How do Britons view false allegations of rape?

Beth MannResearch Executive
April 27, 2023, 10:28 AM GMT+0

While most Britons claim false rape allegations are as serious as the act of rape itself, when asked how each should be sentenced, their answers clearly contradict this

Last month, the media extensively reported on the sentencing of Eleanor Williams, who was given 8 and a half years in prison for falsely accusing multiple men of raping her.

Although it is very hard to put a figure on it, research suggests false rape claims are rare. Separate studies by the Home Office and Ministry of Justice suggest a figure of around 3% of reported rapes may be false.

But how many reports of rape do Britons think are false, and what do they think is the suitable punishment when it is found that a report is in fact a false accusation?

Most Britons think false rape claims make up only a small portion of reported acts of rape

The large majority of Britons (74%) think only a small proportion of rape claims are not true. This is split evenly between 36% who consider it a “fairly small proportion” and 37% who say a “very small proportion” (a further 1% answered “none of them”).

However, there are a significant number who doubt the validity of large numbers of rape reports, with 16% of Britons thinking around half or more of them are false.

Men are more likely than women to believe there is a higher prevalence of false accusations, at 20% to 11%. Likewise, men are notably less likely to think that “very small” numbers of rape allegations are false than women (28% vs 45%).

There are also clear trends across age groups, with younger Britons believing false accusations are more rare than older Britons. Those aged 18-24 are the most likely age group to say a “very” small portion of reports are false (48%), compared to 32% of those over 65.

Conservative voters are also more likely than Labour voters to think half or more reports of rape are false, by 24% to 8%. They are likewise far less likely to think “very small” numbers are false, at 28% versus 51%.

While a majority of Britons say they consider false rape claims to be just as serious as the act of rape itself, when you ask them how someone committing each crime should be punished it is clear most see the latter as more serious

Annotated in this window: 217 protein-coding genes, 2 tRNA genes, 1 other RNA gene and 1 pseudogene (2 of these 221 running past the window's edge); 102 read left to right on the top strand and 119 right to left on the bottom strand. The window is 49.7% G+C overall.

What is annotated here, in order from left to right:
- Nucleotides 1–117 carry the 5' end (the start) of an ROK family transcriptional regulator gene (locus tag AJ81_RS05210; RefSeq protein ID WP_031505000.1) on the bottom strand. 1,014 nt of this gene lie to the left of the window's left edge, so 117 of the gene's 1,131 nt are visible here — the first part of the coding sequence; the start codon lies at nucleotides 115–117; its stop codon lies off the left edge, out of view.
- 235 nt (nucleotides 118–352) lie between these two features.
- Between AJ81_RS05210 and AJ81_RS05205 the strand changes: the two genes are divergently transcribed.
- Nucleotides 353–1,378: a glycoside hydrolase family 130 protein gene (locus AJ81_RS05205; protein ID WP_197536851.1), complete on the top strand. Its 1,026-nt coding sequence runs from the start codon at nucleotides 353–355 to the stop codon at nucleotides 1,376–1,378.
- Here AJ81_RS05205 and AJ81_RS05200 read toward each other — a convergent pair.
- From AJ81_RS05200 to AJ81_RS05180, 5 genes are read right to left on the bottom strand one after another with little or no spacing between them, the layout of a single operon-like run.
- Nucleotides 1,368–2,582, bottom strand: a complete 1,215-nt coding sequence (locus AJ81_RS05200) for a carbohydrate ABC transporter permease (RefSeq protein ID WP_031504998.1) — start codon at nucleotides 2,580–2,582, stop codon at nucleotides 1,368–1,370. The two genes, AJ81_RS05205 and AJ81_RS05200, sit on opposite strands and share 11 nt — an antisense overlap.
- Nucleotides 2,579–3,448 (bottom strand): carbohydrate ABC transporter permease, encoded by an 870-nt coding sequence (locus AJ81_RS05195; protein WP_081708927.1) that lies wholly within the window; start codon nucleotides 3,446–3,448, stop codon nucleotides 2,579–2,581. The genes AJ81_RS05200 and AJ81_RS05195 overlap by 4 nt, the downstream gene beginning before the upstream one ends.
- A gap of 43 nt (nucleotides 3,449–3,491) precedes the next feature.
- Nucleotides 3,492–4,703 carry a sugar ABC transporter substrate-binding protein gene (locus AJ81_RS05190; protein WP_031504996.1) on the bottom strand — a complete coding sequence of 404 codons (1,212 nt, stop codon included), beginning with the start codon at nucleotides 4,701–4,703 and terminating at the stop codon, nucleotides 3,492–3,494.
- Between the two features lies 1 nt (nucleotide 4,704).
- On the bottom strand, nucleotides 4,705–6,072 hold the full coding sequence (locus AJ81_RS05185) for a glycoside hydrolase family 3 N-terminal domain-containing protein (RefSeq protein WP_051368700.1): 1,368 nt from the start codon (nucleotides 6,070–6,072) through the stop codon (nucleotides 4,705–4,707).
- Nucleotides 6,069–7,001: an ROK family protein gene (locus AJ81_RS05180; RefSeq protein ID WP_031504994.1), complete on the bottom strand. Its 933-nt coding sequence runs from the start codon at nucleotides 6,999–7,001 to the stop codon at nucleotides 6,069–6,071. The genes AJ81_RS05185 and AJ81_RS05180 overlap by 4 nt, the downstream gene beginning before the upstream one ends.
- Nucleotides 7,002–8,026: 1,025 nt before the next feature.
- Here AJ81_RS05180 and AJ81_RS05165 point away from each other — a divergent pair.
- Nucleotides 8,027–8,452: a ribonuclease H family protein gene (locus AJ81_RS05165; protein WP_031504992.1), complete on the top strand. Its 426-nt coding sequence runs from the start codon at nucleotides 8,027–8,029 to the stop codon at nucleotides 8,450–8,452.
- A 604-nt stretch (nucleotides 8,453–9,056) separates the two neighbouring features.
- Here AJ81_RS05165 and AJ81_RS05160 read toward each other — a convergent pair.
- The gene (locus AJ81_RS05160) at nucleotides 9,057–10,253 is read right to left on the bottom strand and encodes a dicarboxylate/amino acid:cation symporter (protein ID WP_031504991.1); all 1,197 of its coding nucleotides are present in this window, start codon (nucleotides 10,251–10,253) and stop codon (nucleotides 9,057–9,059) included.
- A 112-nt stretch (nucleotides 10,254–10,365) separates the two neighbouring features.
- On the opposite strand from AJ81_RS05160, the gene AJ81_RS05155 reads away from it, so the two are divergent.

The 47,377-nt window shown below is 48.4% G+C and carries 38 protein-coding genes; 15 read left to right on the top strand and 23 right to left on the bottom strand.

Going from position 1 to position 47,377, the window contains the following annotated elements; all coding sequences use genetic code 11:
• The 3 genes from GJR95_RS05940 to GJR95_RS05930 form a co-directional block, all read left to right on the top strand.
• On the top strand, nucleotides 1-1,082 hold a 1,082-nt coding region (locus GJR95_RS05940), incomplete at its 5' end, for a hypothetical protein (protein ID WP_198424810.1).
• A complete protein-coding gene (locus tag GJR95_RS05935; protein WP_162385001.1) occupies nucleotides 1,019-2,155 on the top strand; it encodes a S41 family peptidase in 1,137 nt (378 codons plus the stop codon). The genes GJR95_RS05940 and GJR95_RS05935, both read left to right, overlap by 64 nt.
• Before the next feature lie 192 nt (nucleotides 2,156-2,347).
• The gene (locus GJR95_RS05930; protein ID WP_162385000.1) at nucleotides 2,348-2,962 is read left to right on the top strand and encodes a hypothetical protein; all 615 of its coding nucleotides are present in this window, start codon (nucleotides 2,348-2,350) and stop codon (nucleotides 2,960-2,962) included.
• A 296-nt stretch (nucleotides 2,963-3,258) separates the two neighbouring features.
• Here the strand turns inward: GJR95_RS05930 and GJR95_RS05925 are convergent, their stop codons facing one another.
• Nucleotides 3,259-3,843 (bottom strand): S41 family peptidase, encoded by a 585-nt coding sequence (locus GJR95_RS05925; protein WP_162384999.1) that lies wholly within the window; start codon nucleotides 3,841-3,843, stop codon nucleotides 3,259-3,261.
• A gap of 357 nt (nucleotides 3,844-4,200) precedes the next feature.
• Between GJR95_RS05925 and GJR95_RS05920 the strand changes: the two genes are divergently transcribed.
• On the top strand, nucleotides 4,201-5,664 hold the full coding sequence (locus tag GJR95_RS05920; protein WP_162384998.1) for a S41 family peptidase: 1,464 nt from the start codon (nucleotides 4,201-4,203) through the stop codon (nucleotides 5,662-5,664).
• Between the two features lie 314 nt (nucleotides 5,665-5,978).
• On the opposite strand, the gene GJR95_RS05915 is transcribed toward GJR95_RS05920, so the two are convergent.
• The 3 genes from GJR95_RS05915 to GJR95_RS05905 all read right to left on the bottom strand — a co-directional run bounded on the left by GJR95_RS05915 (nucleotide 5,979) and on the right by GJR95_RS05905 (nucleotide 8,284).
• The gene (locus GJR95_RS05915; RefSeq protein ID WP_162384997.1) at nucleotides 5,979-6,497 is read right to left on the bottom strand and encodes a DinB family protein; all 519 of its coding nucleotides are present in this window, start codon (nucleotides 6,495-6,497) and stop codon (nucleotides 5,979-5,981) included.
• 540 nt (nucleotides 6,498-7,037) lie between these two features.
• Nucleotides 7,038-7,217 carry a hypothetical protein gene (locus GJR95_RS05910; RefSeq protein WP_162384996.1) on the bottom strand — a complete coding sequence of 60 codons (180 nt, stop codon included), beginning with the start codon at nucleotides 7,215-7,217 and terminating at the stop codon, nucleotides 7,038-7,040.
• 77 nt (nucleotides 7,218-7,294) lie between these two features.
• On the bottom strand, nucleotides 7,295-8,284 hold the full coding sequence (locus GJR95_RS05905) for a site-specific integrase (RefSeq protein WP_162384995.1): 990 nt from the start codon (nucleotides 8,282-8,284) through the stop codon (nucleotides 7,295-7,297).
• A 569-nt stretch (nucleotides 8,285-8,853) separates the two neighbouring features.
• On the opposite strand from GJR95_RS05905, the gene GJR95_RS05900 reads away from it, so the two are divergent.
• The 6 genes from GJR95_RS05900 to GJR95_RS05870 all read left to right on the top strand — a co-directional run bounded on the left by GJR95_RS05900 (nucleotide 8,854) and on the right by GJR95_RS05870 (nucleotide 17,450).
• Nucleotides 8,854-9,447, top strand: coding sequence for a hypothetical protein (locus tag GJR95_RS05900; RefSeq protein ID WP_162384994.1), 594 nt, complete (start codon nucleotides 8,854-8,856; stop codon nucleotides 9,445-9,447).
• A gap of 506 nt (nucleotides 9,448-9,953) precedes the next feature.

Most Britons say falsely accusing someone of rape is just as serious as committing the act of rape itself (61%), and a further 14% say it’s actually more serious. On the other hand, one in five (20%) say it’s less serious.

However, most clearly contradict themselves when asked what they think the typical punishment for each crime should be. While a majority of Britons (57%) say rape warrants a punishment of 10 years in prison (or harsher), just 16% say the same of making a false rape claim.

Among those Britons who say they consider rape and false accusations of rape to be equally serious, fully 66% gave a harsher prison sentence for rape. Even amongst those who say a false allegation of rape is more serious than rape itself, 52% chose a tougher sentence for a rapist than for a false accuser.

Men and women generally agree when it comes to the sentence someone convicted of rape should get, but women are slightly more likely to say a more lenient punishment is appropriate for a false allegation than men.

Younger Britons want harsher punishment than their elders for those convicted of rape, with around a quarter (27%) thinking over 20 years in prison is an appropriate sentence compared to 9% of those aged 65 and above. On the other hand, compared to their older peers, those aged 18-24 generally think a more lenient sentence is appropriate for a false accusation.

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